Data in a non-volatile memory device can be accessed through an abstraction called a logical block address (LBA) that does not define where the data physically resides in the device. The device can also have physical block addresses (PBA) that define a physical location, but does not define or imply what data is kept in this location. In a magnetic disk device, a physical block address translates to a specific cylinder, head, and sector. In a solid state non-volatile memory device, the physical block address typically refers to a specific memory block address in a specific memory array. Logical block addresses and physical block addresses are well known to those skilled in the art. Memory devices maintain look up tables which map LBAs to their assigned PBAs. Conventional memory devices that have both SLC and MLC memory store data in either SLC memory or MLC memory. The data does not move between the SLC and MLC memory. This is in contrast with various embodiments of the present disclosure which cause the data stored in the memory device to move between SLC and MLC, such as based on the usage (e.g., number of write operations performed) of a given LBA. This usage is determined (e.g., tracked) and maintained for the LBAs of the memory device according to various embodiments of the present disclosure. Various embodiments of the present disclosure might also predict the usage for a given LBA and assign it to SLC or MLC memory accordingly. For example many file systems keep a data structure which is used to reference files to LBAs, such as a File Allocation Table (FAT), LBAs associated with such structures are likely to be subject to write operations on every file write operation. Thus, LBAs associated with the FAT could initially be assigned to SLC memory instead of MLC memory. Other embodiments adjust the location of a given LBA in SLC or MLC memory by acting in response to the actual tracked usage of each LBA. According to some embodiments of the present disclosure, an LBA may move between the SLC and MLC memory based on the actual usage of the LBA during operation of the memory device regardless of how the LBA was initially assigned.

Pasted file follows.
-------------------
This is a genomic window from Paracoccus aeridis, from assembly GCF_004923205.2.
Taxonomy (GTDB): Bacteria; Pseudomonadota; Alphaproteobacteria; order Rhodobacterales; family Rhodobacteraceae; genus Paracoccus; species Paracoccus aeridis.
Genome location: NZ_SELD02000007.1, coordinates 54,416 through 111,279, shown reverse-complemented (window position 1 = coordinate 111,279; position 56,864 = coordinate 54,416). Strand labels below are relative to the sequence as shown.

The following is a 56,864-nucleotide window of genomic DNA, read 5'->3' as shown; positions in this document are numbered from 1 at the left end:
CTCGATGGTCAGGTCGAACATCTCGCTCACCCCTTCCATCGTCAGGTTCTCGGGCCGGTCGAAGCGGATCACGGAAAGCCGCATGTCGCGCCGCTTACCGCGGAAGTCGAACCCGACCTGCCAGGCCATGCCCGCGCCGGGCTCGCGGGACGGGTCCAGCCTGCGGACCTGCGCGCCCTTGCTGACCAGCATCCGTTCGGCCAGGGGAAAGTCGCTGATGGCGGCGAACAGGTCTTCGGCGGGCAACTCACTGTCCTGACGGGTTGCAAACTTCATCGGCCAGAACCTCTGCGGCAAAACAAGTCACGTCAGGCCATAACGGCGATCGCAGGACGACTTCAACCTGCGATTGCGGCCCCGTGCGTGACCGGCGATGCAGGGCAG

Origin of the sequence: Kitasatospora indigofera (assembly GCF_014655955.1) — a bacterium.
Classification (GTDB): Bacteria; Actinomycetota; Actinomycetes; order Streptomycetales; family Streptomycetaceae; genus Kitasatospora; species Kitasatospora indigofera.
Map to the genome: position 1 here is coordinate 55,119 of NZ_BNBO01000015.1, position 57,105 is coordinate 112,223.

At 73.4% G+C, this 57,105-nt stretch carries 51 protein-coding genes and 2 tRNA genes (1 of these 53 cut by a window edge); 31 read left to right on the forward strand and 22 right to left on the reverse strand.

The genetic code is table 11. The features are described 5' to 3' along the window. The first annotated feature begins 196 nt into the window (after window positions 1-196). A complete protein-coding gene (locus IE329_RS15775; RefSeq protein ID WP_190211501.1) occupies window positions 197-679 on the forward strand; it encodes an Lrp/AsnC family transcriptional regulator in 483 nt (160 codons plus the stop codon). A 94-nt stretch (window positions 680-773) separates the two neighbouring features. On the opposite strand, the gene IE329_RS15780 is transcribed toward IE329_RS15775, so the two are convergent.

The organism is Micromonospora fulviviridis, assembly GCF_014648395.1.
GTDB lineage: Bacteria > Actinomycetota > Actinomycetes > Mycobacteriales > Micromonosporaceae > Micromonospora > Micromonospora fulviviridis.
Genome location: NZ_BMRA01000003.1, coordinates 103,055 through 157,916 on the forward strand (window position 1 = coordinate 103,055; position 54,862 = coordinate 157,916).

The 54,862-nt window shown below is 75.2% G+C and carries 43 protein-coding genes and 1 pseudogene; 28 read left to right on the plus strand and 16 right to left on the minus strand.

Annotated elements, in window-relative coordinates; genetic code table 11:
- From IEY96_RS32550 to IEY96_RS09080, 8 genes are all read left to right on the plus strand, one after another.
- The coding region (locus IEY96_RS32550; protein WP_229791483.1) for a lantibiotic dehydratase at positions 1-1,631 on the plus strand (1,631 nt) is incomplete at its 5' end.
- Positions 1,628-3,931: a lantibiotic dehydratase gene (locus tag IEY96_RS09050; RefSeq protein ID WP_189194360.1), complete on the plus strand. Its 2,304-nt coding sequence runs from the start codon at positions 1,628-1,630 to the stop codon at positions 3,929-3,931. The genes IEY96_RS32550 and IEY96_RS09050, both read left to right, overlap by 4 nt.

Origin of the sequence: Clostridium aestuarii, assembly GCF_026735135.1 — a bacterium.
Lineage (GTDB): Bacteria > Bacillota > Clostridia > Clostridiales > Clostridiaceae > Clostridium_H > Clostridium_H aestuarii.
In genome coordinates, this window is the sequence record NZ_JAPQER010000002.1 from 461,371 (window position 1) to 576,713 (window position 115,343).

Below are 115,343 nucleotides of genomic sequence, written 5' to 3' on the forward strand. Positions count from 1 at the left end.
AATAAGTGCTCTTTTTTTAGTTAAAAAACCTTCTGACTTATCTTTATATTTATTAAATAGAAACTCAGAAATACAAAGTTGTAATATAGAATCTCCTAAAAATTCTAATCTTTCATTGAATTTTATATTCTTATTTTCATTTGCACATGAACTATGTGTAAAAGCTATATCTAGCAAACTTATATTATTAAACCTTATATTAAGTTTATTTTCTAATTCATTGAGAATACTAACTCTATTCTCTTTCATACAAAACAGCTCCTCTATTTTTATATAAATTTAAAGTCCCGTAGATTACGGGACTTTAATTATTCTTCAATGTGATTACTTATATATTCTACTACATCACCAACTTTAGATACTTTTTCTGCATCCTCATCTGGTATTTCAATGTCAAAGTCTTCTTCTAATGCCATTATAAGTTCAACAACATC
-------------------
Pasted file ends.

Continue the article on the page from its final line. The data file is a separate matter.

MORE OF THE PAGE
The memory device 100 also comprises an array of SLC memory 132 and an array of MLC memory 134. In some embodiments, the SLC 132 and MLC 134 memory may be separate flash memory chips while in others the SLC and MLC memory may be contained on one chip. The memory arrays 132 and 134 may also be comprised of different density MLC memory. Array 132 might be MLC (four level) and array 134 might be MLC (eight level), for example. The SLC 132 and MLC 134 memory illustrated in
The memory device of